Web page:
Diabetes | Hospice | Nursing care plan for alzheimers

Caring For an Elderly Patient With Alzheimers or Parkinsons

May 17, 2019


A number of diseases and chronic conditions are known to primary affect the elderly population. Two in particular are Alzheimers disease and Parkinsons disease, both of which may seriously impact the patient’s lifestyle and independence. The good news is that awareness of these conditions is better than ever, and many services and guidelines are available to help care for those who have such conditions. Dementia care and a nursing care plans for Parkinson disease are quite doable, and a nursing care plans for Parkinson disease doesn’t have to be as complex as someone might think. In fact, nursing care plans for Parkinson disease mainly consists of helping the elderly patient with everyday chores and self-care, while medical professionals will handle the rest. A Parkinsons long term care plan may allow the patient to continue to live in their residence if possible, and that can be factored into a nursing care plans for Parkinson disease. Something similar may be done for a patient with Alzheimers disease.

On Parkinsons

This is a condition that primarily affects the elderly, and it often manifests as physical clumsiness, stiffness of joints, and more. This may make it difficult for the patient to perform self-care, their job (if they have one), chores, and errands. Therefore, younger friends and family may help out and maintain the patient’s quality of life and dignity. And if it’s feasible, the patient may continue to live in their own private residence, such as an apartment or house, rather than be relocated to a nursing home.

How might friends and family help out? This largely centers around self care, such as getting dressed or undressed, brushing teeth or flossing, bathing, and the like. The patient may make use of an electric toothbrush, for example, if the patient has trouble with joint movement in the hands. The patient may also get help with flossing, though the caregiver should take care not to accidentally set off the gag reflex. Meanwhile, male patients may want to shave, and they can make use of an electric shaver rather than use a traditional razor. Clumsy and stiff joints and muscles may make a regular razor a cutting hazard, but electric ones never expose the skin to the blades. The patient may use lotion after shaving rather than regular aftershave to reduce the odds of skin burning.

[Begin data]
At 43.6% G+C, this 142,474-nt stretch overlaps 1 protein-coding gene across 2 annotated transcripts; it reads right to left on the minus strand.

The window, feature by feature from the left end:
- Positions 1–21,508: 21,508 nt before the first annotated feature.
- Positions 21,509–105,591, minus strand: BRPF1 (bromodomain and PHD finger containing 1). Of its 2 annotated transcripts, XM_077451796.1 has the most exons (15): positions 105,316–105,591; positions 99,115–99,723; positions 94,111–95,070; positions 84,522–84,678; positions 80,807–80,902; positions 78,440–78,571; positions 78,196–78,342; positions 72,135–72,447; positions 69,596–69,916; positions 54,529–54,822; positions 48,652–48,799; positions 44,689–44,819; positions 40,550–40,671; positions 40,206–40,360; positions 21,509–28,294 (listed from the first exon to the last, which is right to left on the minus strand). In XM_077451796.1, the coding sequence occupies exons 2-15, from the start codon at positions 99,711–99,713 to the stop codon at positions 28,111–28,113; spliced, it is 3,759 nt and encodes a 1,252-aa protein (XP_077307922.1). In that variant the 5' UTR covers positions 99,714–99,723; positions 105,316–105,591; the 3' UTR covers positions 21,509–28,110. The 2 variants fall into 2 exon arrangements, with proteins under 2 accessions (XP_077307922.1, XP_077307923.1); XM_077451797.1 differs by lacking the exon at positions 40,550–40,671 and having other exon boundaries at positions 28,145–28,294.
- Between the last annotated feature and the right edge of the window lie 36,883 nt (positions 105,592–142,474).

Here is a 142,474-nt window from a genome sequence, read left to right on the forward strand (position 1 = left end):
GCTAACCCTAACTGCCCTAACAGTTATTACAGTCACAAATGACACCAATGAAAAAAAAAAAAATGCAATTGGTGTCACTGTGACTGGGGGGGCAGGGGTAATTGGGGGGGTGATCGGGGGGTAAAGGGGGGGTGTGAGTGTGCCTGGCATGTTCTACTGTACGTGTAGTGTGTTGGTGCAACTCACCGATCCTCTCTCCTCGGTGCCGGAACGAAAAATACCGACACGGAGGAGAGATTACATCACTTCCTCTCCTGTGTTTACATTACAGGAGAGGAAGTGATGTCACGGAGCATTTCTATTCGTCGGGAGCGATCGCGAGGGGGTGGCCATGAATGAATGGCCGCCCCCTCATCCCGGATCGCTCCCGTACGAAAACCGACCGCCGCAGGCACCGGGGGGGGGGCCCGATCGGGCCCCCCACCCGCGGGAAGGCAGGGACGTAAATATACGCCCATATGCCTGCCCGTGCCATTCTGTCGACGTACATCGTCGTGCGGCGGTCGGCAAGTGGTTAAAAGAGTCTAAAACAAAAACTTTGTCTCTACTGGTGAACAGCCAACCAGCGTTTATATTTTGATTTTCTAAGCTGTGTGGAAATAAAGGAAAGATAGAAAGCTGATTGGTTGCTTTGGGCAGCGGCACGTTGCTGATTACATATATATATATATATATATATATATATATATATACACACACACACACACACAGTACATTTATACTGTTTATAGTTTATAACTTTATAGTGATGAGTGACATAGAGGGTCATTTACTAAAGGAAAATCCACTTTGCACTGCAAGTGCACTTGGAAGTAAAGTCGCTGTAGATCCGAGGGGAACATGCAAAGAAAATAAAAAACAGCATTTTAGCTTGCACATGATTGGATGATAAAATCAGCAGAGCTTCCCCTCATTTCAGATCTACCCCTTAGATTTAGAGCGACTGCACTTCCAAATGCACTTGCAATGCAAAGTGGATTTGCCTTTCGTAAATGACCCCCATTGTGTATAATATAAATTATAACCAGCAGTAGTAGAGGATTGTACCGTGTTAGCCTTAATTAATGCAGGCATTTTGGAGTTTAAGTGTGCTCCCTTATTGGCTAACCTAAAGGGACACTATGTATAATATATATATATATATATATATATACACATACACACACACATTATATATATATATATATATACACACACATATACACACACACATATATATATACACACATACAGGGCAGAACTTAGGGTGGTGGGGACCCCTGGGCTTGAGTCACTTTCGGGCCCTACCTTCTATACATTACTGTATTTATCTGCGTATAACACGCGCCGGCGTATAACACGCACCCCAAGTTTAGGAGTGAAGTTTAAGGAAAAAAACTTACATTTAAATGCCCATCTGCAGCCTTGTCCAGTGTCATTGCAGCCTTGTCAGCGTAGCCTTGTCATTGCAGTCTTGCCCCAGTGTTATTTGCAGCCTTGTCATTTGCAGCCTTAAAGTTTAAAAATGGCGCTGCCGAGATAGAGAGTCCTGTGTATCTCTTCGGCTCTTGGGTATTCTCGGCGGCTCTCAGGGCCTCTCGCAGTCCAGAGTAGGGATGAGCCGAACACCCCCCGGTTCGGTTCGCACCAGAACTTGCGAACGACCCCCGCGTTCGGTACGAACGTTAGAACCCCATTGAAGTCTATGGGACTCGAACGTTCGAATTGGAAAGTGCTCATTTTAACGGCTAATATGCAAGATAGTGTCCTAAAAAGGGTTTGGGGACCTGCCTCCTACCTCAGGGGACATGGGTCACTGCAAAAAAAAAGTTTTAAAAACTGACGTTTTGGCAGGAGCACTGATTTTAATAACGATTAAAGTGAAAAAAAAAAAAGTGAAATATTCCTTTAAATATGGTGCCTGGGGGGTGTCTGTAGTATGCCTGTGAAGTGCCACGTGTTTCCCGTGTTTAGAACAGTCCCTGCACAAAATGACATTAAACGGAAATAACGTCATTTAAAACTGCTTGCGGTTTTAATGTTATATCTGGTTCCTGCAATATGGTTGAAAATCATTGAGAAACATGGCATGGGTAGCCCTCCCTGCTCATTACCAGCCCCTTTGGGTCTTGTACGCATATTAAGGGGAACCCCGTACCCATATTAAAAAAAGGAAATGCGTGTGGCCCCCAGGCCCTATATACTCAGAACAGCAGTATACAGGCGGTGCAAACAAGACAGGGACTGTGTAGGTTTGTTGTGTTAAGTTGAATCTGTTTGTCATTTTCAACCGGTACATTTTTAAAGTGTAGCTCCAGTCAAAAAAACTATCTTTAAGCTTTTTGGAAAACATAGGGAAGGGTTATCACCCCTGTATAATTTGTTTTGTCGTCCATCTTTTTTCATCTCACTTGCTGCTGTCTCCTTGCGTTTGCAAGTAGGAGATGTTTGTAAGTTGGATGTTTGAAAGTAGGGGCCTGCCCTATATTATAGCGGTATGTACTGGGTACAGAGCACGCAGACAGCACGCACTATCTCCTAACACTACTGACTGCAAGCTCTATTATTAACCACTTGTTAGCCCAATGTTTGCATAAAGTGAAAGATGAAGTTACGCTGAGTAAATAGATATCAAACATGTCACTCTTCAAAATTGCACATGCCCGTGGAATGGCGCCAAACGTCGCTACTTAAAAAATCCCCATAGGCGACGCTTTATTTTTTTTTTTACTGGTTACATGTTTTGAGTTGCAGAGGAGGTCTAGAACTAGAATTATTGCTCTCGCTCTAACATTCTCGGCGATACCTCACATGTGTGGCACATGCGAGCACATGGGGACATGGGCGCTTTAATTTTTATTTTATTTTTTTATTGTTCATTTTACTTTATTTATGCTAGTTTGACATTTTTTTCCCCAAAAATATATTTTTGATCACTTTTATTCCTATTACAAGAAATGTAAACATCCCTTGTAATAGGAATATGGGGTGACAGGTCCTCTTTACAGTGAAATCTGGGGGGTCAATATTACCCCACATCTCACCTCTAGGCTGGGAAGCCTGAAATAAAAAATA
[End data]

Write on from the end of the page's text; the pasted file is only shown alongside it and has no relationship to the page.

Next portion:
Parkinsons care extends to bathing. The patient should take standing showers rather than baths, to reduce the chances of slipping and falling. In particular, the patient will sit on a stool, hold onto a railing if needed, and use a shower head that’s on the end of a long, flexible hose. Caregivers may buy and install such a shower head if need be. Meanwhile, patients may want to dress themselves as best they can, though caregivers may certainly set out outfits ahead of time. Clothes with buttons may have Velcro replace those buttons, and neither should the patient wear clothes that must be pulled over the head. Tube socks may replace dress socks, and women may wear bras that hook in the front. Shoes with rubber soles should be avoided, since they boost the risks of tripping.

Alzheimers Care

This is a neuro degenerative condition that cannot be cured or stopped once it presents, though some measures can be taken to minimize its impact on the patient’s life and independence. Alzheimers, as a form of dementia, causes physical clumsiness and progressive memory loss, and its gets more severe over time. It primary affects the elderly, only rarely presenting in patients under 65 years of age. But if feasible, a patient may live at home and have some assisted living care.

This includes removing tripping hazards such as rugs or electric cords or loose items, and sharp and flame-producing items should be locked away to prevent accidental cuts or burns. Furniture and items can be arranged logically and consistently, and caregivers can help with errands, house cleaning, tending to pets or a home garden, and more. Mental stimulation is a drug-free way to slow down Alzheimers progress, such as maintaining a strong social life for the patient and giving them mental exercises such as doing jigsaw puzzles. This may also cheer them up.

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